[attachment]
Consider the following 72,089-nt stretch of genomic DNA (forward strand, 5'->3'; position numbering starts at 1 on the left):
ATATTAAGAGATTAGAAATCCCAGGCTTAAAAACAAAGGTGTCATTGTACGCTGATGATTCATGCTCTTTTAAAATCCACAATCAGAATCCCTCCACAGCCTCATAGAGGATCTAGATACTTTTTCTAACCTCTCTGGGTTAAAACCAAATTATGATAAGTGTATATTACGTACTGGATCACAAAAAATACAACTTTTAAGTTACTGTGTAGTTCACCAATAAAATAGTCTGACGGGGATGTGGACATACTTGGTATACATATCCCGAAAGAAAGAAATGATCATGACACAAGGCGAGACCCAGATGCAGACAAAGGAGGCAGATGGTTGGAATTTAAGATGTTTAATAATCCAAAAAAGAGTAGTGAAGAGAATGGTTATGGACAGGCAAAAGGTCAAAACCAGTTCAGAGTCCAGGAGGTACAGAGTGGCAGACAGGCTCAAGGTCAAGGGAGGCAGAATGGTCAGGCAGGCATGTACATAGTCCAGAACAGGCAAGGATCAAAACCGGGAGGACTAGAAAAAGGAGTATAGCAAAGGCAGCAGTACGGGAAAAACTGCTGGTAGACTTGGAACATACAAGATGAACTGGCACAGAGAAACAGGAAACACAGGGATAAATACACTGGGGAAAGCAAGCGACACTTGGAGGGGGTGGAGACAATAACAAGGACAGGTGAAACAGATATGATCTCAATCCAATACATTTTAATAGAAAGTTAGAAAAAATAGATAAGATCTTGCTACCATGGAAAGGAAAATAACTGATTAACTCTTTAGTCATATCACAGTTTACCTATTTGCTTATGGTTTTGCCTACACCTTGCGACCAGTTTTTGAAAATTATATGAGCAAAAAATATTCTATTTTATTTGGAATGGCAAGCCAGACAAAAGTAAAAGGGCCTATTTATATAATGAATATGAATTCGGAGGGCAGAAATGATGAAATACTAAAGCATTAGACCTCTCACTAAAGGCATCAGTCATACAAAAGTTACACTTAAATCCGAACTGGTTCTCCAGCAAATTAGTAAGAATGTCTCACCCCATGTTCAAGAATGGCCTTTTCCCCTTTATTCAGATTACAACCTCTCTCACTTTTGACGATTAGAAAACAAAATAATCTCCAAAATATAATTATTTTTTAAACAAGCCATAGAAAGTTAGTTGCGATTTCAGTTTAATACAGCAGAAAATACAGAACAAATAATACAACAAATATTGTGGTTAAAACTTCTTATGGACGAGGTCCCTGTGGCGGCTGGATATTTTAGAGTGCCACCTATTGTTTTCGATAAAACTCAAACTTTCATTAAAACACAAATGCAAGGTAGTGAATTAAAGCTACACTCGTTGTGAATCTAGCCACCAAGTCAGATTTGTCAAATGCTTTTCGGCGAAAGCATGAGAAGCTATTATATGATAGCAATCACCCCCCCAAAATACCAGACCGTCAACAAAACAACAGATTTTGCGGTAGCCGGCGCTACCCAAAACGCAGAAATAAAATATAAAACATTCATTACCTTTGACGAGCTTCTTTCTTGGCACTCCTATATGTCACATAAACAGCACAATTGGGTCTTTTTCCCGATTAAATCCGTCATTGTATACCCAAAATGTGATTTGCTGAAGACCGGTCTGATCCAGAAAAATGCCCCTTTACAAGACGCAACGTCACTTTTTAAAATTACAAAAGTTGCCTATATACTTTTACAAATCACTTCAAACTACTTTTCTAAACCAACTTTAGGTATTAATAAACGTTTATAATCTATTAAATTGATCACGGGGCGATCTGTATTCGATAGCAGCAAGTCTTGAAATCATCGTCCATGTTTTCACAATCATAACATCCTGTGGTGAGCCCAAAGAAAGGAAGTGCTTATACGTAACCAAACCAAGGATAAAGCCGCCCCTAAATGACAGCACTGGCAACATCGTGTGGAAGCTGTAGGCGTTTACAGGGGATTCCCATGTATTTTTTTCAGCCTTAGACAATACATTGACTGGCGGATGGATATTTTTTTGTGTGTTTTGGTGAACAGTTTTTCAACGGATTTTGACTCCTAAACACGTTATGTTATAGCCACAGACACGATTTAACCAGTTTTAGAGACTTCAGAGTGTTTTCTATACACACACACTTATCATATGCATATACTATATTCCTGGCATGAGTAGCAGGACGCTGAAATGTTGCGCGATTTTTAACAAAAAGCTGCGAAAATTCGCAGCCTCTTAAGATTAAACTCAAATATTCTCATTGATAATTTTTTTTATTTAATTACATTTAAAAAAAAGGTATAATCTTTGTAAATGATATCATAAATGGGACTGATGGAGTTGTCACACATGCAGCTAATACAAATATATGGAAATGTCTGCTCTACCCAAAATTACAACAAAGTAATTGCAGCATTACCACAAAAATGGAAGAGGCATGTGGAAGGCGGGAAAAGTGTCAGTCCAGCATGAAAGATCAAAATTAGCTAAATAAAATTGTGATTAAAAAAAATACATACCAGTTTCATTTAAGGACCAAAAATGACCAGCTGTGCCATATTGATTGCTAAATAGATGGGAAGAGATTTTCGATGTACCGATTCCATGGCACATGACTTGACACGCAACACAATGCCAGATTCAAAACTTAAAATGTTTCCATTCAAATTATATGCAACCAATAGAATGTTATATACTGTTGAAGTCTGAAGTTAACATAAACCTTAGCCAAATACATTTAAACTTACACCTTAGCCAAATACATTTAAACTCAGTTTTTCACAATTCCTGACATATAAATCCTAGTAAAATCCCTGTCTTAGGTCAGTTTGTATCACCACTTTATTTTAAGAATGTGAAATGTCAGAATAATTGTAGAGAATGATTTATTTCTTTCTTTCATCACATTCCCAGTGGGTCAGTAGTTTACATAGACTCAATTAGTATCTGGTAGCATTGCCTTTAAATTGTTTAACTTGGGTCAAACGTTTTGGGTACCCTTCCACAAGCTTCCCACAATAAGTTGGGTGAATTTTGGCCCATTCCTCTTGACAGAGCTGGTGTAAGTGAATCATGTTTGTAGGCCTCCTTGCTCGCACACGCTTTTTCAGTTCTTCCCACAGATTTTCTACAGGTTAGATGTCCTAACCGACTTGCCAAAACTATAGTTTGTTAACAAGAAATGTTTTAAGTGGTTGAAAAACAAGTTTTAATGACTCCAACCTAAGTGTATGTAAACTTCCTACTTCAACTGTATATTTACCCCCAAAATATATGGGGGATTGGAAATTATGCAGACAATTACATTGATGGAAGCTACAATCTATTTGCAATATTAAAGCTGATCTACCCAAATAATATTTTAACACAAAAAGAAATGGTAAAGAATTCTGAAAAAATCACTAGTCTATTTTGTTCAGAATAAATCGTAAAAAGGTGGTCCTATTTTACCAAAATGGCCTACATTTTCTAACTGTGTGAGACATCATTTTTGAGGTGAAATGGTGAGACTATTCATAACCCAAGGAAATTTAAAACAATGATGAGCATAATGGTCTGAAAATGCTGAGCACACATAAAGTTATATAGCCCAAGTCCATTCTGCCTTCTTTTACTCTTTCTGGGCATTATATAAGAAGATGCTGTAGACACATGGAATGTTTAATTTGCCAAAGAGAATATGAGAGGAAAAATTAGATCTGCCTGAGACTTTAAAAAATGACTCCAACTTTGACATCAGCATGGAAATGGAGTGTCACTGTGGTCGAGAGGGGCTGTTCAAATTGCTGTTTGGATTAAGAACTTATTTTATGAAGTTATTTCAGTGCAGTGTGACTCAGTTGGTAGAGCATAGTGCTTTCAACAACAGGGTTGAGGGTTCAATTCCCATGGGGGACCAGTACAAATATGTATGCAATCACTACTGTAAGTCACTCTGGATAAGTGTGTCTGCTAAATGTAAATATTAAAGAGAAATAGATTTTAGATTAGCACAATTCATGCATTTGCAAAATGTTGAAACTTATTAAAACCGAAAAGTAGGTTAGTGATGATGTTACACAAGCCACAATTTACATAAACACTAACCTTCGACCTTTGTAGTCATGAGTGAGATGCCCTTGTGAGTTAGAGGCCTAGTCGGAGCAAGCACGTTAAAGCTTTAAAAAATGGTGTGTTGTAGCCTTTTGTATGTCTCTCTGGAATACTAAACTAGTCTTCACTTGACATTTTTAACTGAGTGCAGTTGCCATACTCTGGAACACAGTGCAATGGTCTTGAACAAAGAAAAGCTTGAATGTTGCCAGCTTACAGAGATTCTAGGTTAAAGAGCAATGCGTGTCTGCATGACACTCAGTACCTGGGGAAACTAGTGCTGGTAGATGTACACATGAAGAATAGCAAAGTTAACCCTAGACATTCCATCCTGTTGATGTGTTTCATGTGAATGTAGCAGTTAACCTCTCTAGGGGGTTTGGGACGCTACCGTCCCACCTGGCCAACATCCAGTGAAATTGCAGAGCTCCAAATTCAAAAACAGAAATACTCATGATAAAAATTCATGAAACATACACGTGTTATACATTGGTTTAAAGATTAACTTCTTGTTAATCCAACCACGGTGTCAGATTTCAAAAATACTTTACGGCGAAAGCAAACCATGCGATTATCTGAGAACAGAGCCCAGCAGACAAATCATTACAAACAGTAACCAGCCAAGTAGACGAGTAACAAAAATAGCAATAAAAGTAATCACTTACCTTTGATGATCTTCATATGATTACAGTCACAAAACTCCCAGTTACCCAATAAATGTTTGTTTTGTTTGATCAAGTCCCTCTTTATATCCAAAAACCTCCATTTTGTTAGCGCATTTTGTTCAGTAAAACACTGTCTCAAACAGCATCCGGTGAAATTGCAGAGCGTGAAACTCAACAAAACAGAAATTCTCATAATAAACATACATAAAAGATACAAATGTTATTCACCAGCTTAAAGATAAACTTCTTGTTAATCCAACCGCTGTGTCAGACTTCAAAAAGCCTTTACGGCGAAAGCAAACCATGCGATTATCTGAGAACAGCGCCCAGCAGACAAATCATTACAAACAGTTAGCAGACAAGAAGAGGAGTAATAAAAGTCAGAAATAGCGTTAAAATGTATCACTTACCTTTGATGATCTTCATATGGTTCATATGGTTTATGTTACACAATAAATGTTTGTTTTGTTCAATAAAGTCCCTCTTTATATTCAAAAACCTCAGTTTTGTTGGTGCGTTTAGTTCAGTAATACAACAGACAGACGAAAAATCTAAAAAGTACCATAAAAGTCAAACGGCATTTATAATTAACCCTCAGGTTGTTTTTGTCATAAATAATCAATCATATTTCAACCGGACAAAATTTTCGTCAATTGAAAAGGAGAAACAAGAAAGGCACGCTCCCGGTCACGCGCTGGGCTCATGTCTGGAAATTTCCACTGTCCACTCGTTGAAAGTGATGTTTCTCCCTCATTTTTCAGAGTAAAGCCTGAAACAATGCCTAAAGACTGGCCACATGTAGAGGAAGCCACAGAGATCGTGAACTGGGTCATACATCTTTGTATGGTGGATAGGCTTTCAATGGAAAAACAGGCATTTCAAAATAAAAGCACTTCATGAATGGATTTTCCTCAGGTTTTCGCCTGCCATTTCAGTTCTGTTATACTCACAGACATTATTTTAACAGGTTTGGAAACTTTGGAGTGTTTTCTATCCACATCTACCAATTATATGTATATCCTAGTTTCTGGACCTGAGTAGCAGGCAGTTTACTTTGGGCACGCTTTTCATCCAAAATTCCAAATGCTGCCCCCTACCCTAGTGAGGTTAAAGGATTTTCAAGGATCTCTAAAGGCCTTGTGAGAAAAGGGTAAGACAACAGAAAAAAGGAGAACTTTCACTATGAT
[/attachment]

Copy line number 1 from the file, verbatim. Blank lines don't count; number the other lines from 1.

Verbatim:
Consider the following 72,089-nt stretch of genomic DNA (forward strand, 5'->3'; position numbering starts at 1 on the left):